The Civil War Musuem of Baltimore is a landmark within Presidents Street Station that is within the proximity to a major riot that occurred at the beginning of the Civil War. Historical markers on the streets around the musuem, are one of several Maryland Civil War era trails statewide, that have been deemed as the “Baltimore Riot Trail”.
On April 18, 1861, a regiment of troops of Pennslyvania were pelted with rocks while traveling to the City of Baltimore by train. Then on April 19, 1861, William R. Clark, from North Carolina, was the first Confederate soldier to be killed in Baltimore during the civil war; due to the Pratt Street Riot, also known as the Baltimore Riot, that occurred against four companies of the 6th Regiment Massachusetts Volunteer Militia that were traveling in the City of Baltimore by train.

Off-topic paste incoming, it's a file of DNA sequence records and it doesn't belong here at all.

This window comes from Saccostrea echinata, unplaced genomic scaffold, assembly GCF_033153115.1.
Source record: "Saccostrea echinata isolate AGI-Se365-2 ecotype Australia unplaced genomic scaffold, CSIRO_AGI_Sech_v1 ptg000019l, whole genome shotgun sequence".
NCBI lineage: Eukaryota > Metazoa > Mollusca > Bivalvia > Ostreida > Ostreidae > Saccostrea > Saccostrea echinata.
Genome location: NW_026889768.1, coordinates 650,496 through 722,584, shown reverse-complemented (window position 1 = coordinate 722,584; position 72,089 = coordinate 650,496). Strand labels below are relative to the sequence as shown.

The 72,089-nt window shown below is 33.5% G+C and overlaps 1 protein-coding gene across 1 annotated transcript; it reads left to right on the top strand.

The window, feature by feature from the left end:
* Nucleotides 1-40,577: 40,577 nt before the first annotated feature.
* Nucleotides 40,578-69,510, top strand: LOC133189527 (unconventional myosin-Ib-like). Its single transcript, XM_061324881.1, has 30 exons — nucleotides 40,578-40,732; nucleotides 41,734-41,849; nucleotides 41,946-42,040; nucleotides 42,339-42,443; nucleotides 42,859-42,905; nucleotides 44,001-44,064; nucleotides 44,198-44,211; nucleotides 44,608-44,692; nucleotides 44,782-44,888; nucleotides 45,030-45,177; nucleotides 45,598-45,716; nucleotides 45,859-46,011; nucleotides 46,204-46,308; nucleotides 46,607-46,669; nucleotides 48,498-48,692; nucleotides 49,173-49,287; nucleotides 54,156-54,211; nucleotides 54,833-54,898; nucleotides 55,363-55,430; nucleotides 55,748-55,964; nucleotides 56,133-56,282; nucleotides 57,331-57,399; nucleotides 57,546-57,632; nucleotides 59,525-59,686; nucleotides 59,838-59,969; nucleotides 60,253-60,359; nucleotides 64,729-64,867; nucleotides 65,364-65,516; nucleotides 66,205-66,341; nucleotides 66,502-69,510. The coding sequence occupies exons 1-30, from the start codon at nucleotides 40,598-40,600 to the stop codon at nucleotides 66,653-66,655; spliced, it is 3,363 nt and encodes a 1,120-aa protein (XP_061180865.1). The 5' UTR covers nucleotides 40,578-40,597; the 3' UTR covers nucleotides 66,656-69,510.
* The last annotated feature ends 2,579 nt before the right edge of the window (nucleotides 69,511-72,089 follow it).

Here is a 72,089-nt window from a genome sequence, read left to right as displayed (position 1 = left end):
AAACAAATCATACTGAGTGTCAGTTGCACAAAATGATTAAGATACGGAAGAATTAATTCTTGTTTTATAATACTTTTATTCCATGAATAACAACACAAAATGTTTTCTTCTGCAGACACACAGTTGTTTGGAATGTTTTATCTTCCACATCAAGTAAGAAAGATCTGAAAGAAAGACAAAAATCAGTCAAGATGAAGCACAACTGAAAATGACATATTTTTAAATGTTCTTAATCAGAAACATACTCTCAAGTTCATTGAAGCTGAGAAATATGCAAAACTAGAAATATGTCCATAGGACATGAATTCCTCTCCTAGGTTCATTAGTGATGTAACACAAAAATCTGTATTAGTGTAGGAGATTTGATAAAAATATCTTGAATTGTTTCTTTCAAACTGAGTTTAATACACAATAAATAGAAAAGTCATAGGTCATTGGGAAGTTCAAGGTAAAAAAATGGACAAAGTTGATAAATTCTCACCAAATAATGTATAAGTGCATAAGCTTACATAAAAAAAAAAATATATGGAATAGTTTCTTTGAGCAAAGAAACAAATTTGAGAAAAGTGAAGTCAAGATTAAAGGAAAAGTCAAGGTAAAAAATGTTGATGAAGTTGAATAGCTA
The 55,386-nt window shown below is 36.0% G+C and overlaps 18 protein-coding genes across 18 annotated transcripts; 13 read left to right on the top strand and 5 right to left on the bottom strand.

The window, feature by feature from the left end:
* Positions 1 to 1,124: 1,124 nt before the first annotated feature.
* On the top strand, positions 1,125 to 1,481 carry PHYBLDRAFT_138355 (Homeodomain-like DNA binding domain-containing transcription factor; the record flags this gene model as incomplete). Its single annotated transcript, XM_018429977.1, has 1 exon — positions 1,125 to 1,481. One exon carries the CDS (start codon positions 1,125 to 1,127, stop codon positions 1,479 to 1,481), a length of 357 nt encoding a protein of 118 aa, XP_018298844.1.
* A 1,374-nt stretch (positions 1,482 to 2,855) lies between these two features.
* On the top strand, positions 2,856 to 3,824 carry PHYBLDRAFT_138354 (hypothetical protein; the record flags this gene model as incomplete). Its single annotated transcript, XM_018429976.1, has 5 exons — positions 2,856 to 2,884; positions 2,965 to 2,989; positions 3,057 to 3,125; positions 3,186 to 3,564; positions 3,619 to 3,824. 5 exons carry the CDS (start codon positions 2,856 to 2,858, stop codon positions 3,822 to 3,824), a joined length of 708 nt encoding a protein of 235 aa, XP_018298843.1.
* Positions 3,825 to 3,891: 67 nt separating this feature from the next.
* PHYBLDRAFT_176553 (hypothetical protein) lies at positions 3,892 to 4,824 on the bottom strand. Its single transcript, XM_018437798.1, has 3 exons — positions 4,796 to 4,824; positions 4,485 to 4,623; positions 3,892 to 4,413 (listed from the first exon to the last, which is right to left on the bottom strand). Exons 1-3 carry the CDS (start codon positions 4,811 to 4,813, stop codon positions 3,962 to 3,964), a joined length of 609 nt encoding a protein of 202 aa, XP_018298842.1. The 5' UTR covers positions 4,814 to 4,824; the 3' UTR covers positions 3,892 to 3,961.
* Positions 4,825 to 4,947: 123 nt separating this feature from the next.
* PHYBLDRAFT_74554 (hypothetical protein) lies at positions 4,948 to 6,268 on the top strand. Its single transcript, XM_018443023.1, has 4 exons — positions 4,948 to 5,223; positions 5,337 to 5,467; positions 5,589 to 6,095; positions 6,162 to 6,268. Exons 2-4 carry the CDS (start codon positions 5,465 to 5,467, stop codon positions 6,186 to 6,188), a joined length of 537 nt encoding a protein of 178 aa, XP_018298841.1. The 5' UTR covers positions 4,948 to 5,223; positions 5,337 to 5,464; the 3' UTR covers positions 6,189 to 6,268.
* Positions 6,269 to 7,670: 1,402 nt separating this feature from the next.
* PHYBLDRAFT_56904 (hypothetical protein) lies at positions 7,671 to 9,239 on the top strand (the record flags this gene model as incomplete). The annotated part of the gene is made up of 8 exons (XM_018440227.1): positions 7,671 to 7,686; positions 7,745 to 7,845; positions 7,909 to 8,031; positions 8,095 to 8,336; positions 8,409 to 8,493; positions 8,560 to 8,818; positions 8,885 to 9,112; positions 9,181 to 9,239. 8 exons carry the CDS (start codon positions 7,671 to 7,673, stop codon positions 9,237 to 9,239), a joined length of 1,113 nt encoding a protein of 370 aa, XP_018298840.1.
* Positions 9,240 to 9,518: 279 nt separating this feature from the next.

William Clark had served as a firefighter and was killed a mere few days after his enlistment. The riot ended when the union soldiers were greeted with 130 police officers, under Marshal George P. Kane, at the Camden Station.
A total of 16 individuals were killed from the disturbance, twelve of whom were civilians.
On May 13, 1861 General Benjamin Franklin Butler sent union troops into Federal Hill in Baltimore to instill federal control after the riot.
Soon after, President Lincoln relieved General Franklin Butler of his control of Baltimore and sent him to command troops protecting Washington D.C. in the event that Maryland were to secede to the Confederacy. A martial law declaration was made after the riot, which resulted in the arrest of the Mayor of Baltimore and the police commissioner on the suspicion of them working for the Confederacy.